After WRAL-TV took the ABC affiliation full-time in 1962, WTVD was forced to shoehorn CBS and NBC programming onto its schedule. This was a very unusual arrangement for what was then a two-station market. The Triangle was, at least on paper, big enough even then to support three full network affiliates. However, the only other VHF license in the market, channel 4, had already been taken by National Educational Television outlet WUNC-TV. UHF was not considered viable at the time. Not only were television manufacturers not required to include UHF tuning capability until 1964, but the available UHF frequencies were not thought to be nearly strong enough to cover a market that stretched from Chapel Hill in the west to Goldsboro in the east. This situation was similar to that of WAPI-TV (now WVTM-TV) in Birmingham, Alabama. However, unlike WAPI-TV, WTVD managed to find room for The Ed Sullivan Show, the CBS Evening News with Walter Cronkite and The Tonight Show Starring Johnny Carson.

Although the market got a third commercial station six years later when a new channel 28 signed on as WRDU-TV (now WRDC), WTVD continued to "cherry pick" the most popular CBS and NBC programs for another three years, leaving WRDU with the lower-rated shows from both networks. In 1971 the FCC, intervening on behalf of WRDU's owners and in the interest of protecting the development of UHF, ordered WTVD to select one network. Channel 11 decided to go with CBS full-time, allowing WRDU to become an exclusive NBC station (it is now affiliated with MyNetworkTV).

In 1978, WTVD attempted to expand its broadcast coverage to the Fayetteville area, which had been without a television station of its own for nearly two decades. Its studios were relocated to their current location on Liberty Street in downtown Durham on a parcel of land it shares with the Durham County Library; it also built its current 2,000-foot (610 m) tower in Auburn. A fire on March 4, 1979 caused extensive damage to the newly built studio building; however, the newsroom and a number of other key components had been rebuilt within a month. By that time, much of WTVD's operations had returned to normal, although it had resorted to temporary setups during the interim such as holding the newscasts in one of the meeting rooms that survived the fire unscathed.

Switch to ABC[]

On March 18, 1985, WTVD's owner, Capital Cities, announced it was purchasing ABC. Five months later, on August 4, 1985, WTVD traded networks with WRAL-TV and became an ABC affiliate. At that time, WTVD and WRAL-TV joined the small list of stations that have held primary affiliations with all of the "Big Three" networks. The transaction was finalized on January 3, 1986, making WTVD an ABC owned-and-operated station, the first network-owned television station in North Carolina. In 1996, The Walt Disney Company acquired Capital Cities/ABC.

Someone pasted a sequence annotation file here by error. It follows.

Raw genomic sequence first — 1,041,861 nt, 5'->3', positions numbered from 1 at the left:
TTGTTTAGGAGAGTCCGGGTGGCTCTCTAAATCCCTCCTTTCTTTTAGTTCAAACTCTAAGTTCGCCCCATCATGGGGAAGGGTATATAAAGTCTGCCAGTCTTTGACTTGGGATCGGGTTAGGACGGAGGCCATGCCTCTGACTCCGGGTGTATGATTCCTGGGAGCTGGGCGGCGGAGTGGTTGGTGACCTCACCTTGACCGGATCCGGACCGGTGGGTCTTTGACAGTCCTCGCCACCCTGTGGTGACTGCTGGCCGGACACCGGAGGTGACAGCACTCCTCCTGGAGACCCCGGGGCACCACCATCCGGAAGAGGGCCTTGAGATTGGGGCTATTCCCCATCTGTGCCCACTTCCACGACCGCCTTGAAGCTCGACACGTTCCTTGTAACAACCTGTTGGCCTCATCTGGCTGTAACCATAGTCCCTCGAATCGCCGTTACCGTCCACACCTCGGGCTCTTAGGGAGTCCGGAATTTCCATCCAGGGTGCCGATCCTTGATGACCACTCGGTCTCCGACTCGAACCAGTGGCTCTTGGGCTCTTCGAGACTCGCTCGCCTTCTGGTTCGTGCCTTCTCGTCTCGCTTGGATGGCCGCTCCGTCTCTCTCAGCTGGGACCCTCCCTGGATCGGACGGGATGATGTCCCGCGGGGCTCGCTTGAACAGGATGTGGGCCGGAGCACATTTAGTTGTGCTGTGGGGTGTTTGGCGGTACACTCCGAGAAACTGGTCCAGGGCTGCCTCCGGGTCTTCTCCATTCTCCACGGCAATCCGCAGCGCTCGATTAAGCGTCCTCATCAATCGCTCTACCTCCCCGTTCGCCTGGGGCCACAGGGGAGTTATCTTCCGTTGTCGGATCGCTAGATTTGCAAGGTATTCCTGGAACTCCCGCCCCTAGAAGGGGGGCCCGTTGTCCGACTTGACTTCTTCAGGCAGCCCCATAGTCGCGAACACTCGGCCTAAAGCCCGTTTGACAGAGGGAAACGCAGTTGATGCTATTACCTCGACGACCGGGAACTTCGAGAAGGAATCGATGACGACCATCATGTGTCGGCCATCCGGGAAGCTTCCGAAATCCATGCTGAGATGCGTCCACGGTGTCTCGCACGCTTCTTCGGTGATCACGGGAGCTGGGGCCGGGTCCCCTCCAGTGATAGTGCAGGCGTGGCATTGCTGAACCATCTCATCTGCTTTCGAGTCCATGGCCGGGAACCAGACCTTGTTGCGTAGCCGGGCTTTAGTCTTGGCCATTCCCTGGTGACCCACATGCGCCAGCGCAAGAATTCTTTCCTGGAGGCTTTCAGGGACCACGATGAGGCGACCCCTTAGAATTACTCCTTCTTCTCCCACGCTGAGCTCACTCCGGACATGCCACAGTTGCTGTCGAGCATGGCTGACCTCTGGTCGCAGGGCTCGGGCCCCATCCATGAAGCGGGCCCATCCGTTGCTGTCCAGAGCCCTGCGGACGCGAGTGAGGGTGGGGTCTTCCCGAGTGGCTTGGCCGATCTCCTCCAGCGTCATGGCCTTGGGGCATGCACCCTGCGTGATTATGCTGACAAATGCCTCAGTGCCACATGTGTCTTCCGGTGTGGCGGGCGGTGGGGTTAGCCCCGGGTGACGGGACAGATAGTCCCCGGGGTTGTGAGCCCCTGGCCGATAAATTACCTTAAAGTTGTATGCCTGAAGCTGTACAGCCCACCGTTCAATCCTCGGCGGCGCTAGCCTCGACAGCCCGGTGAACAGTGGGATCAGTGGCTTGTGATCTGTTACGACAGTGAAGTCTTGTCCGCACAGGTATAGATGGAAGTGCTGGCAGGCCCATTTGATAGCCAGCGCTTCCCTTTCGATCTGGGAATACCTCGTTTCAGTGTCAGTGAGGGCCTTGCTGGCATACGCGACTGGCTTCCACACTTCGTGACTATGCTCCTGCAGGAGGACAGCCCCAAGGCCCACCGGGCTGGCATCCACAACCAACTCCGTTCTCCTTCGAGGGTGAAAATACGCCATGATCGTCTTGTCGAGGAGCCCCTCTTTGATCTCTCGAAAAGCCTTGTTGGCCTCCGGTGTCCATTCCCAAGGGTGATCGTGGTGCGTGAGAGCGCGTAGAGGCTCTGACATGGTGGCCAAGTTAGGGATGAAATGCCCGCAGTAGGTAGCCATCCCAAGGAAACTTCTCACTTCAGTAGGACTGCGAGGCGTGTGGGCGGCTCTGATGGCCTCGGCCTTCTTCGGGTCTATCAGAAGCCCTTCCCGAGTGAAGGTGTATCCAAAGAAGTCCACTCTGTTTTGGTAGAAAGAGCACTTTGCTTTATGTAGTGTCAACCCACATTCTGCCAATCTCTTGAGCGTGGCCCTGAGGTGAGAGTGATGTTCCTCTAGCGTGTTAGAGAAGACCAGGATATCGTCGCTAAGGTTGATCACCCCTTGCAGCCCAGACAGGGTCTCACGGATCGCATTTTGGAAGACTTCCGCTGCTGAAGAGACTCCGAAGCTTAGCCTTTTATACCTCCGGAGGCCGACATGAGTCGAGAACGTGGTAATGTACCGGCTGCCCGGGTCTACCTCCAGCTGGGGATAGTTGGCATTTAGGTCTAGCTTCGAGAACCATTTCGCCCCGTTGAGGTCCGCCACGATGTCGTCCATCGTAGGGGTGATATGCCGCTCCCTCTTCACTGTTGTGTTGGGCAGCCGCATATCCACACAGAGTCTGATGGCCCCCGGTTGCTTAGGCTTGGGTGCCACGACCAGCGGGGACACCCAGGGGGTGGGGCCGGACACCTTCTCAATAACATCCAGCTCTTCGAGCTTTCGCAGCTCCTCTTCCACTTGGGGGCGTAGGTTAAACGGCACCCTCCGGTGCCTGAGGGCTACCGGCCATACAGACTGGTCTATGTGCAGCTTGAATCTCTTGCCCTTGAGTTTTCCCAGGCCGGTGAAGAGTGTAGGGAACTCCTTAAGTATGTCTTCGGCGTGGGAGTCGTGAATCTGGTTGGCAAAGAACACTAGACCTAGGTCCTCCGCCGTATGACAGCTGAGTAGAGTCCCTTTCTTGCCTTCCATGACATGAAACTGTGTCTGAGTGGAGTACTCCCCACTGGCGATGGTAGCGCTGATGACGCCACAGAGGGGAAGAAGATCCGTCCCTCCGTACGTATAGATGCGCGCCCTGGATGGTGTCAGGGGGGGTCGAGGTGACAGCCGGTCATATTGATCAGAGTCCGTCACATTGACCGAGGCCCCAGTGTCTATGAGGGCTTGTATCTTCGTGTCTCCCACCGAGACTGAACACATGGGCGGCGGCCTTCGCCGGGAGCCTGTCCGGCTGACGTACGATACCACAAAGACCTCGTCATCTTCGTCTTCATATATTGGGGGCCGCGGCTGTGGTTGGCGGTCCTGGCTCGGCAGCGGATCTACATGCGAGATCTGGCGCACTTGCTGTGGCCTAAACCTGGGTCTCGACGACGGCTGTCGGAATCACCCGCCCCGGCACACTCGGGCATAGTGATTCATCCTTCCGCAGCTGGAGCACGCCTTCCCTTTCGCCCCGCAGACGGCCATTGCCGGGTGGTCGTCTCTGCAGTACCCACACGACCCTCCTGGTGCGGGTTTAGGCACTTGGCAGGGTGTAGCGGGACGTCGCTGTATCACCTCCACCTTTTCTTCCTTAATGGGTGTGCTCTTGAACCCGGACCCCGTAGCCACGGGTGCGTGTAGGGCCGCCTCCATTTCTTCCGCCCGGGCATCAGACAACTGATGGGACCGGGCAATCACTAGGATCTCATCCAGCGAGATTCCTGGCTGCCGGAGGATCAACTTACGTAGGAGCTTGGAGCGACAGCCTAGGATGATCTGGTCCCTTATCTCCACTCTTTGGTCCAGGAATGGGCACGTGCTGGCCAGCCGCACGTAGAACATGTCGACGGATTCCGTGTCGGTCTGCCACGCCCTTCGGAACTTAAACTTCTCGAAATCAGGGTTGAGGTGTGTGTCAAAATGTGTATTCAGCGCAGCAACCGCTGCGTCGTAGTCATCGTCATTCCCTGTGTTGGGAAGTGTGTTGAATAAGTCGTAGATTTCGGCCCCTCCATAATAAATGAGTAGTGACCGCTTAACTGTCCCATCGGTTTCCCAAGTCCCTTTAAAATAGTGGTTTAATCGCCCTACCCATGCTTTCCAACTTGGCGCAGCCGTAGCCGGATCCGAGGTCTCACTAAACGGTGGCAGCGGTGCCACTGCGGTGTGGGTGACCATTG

On the night of December 6, 1991, a helicopter carrying a pilot and three WTVD employees from a high school football game in Wilmington, North Carolina crashed, killing three of the four people on board. Sports reporter Tony Debo was the only survivor.

On April 30, 2000, a dispute between Disney and Time Warner Cable forced WTVD off cable systems within the Raleigh-Durham-Fayetteville market for over 24 hours during the May sweeps period. Other ABC stations in markets served by Time Warner Cable, such as New York City, Los Angeles and Houston, were also affected by the outage as well before the FCC forced TWC to restore service to those areas on May 2. In July 2010, Disney announced that it was involved in another carriage dispute with Time Warner Cable which involved four ABC owned-and-operated stations (including WTVD), Disney Channel and the networks of ESPN. If a deal was not in place, the entire Disney cluster would have been removed from Time Warner and Bright House cable systems across the country. On September 2, 2010, Disney and Time Warner Cable reached a long-term agreement to keep the Disney family of channels on its systems.


TV stations in North Carolina
WTVD, Durham

WSOC, Charlotte
WLOS, Asheville
WXLV, Winston-Salem
WWAY, Wilmington
WCTI, Jacksonville

TV stations in North Carolina's Research Triangle region, including Raleigh, Durham, and Fayetteville
WUBX-CD 13 (Ind)
WLFL 22 (CW)
W24CP-D 24 (3ABN)
WHIG-CD 31 (Ind)
WNCR-LD 41 (Youtoo)
WHFL-CD 43 (Rel)
WYBE-CD 44 (Ind)
W46EU-D 46 (HSN2)
WRPX 47 (Ion)
WRAZ 50 (Fox)
WFPX 62 (Court TV)
WWIW-LD 66 (Daystar)